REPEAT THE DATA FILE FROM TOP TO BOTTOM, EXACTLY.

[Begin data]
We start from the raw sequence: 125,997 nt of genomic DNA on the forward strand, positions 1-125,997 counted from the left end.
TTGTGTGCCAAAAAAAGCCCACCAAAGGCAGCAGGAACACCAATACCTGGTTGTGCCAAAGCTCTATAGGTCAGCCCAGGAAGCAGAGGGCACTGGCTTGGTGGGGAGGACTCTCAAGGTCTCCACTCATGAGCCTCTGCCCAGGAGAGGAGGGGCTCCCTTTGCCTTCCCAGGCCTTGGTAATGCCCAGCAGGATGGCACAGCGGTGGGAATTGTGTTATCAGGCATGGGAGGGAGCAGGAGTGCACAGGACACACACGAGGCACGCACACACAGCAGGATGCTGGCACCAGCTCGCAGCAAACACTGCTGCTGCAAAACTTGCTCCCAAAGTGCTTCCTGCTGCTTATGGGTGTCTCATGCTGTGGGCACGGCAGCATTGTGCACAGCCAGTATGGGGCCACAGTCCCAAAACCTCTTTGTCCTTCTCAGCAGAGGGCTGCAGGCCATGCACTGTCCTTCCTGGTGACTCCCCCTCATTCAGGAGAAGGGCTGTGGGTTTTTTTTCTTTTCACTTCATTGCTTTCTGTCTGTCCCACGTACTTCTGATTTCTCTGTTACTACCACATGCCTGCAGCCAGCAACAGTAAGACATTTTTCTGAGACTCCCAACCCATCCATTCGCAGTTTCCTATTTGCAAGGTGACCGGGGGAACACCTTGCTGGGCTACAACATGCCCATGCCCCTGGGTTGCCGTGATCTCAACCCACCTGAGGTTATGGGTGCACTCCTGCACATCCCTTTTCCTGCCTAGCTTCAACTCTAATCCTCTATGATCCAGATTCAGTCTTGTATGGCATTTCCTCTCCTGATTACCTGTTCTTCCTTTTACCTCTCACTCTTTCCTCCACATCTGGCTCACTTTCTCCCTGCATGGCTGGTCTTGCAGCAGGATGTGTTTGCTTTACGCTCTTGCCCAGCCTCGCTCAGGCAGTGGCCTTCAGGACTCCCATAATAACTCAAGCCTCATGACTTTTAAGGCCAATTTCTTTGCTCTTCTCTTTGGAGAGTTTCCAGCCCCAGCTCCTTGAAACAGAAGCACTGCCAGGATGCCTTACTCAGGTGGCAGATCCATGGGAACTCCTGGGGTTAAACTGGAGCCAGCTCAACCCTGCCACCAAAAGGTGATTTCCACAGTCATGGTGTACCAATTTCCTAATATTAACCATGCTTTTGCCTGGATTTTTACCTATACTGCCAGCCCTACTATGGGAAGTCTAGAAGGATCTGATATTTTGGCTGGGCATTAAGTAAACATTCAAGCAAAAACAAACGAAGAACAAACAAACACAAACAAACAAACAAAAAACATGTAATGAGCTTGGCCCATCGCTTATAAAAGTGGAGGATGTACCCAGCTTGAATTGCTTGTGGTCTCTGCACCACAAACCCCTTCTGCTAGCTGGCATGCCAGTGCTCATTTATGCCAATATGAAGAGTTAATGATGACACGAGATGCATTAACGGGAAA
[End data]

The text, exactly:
We start from the raw sequence: 125,997 nt of genomic DNA on the forward strand, positions 1-125,997 counted from the left end.
TTGTGTGCCAAAAAAAGCCCACCAAAGGCAGCAGGAACACCAATACCTGGTTGTGCCAAAGCTCTATAGGTCAGCCCAGGAAGCAGAGGGCACTGGCTTGGTGGGGAGGACTCTCAAGGTCTCCACTCATGAGCCTCTGCCCAGGAGAGGAGGGGCTCCCTTTGCCTTCCCAGGCCTTGGTAATGCCCAGCAGGATGGCACAGCGGTGGGAATTGTGTTATCAGGCATGGGAGGGAGCAGGAGTGCACAGGACACACACGAGGCACGCACACACAGCAGGATGCTGGCACCAGCTCGCAGCAAACACTGCTGCTGCAAAACTTGCTCCCAAAGTGCTTCCTGCTGCTTATGGGTGTCTCATGCTGTGGGCACGGCAGCATTGTGCACAGCCAGTATGGGGCCACAGTCCCAAAACCTCTTTGTCCTTCTCAGCAGAGGGCTGCAGGCCATGCACTGTCCTTCCTGGTGACTCCCCCTCATTCAGGAGAAGGGCTGTGGGTTTTTTTTCTTTTCACTTCATTGCTTTCTGTCTGTCCCACGTACTTCTGATTTCTCTGTTACTACCACATGCCTGCAGCCAGCAACAGTAAGACATTTTTCTGAGACTCCCAACCCATCCATTCGCAGTTTCCTATTTGCAAGGTGACCGGGGGAACACCTTGCTGGGCTACAACATGCCCATGCCCCTGGGTTGCCGTGATCTCAACCCACCTGAGGTTATGGGTGCACTCCTGCACATCCCTTTTCCTGCCTAGCTTCAACTCTAATCCTCTATGATCCAGATTCAGTCTTGTATGGCATTTCCTCTCCTGATTACCTGTTCTTCCTTTTACCTCTCACTCTTTCCTCCACATCTGGCTCACTTTCTCCCTGCATGGCTGGTCTTGCAGCAGGATGTGTTTGCTTTACGCTCTTGCCCAGCCTCGCTCAGGCAGTGGCCTTCAGGACTCCCATAATAACTCAAGCCTCATGACTTTTAAGGCCAATTTCTTTGCTCTTCTCTTTGGAGAGTTTCCAGCCCCAGCTCCTTGAAACAGAAGCACTGCCAGGATGCCTTACTCAGGTGGCAGATCCATGGGAACTCCTGGGGTTAAACTGGAGCCAGCTCAACCCTGCCACCAAAAGGTGATTTCCACAGTCATGGTGTACCAATTTCCTAATATTAACCATGCTTTTGCCTGGATTTTTACCTATACTGCCAGCCCTACTATGGGAAGTCTAGAAGGATCTGATATTTTGGCTGGGCATTAAGTAAACATTCAAGCAAAAACAAACGAAGAACAAACAAACACAAACAAACAAACAAAAAACATGTAATGAGCTTGGCCCATCGCTTATAAAAGTGGAGGATGTACCCAGCTTGAATTGCTTGTGGTCTCTGCACCACAAACCCCTTCTGCTAGCTGGCATGCCAGTGCTCATTTATGCCAATATGAAGAGTTAATGATGACACGAGATGCATTAACGGGAAA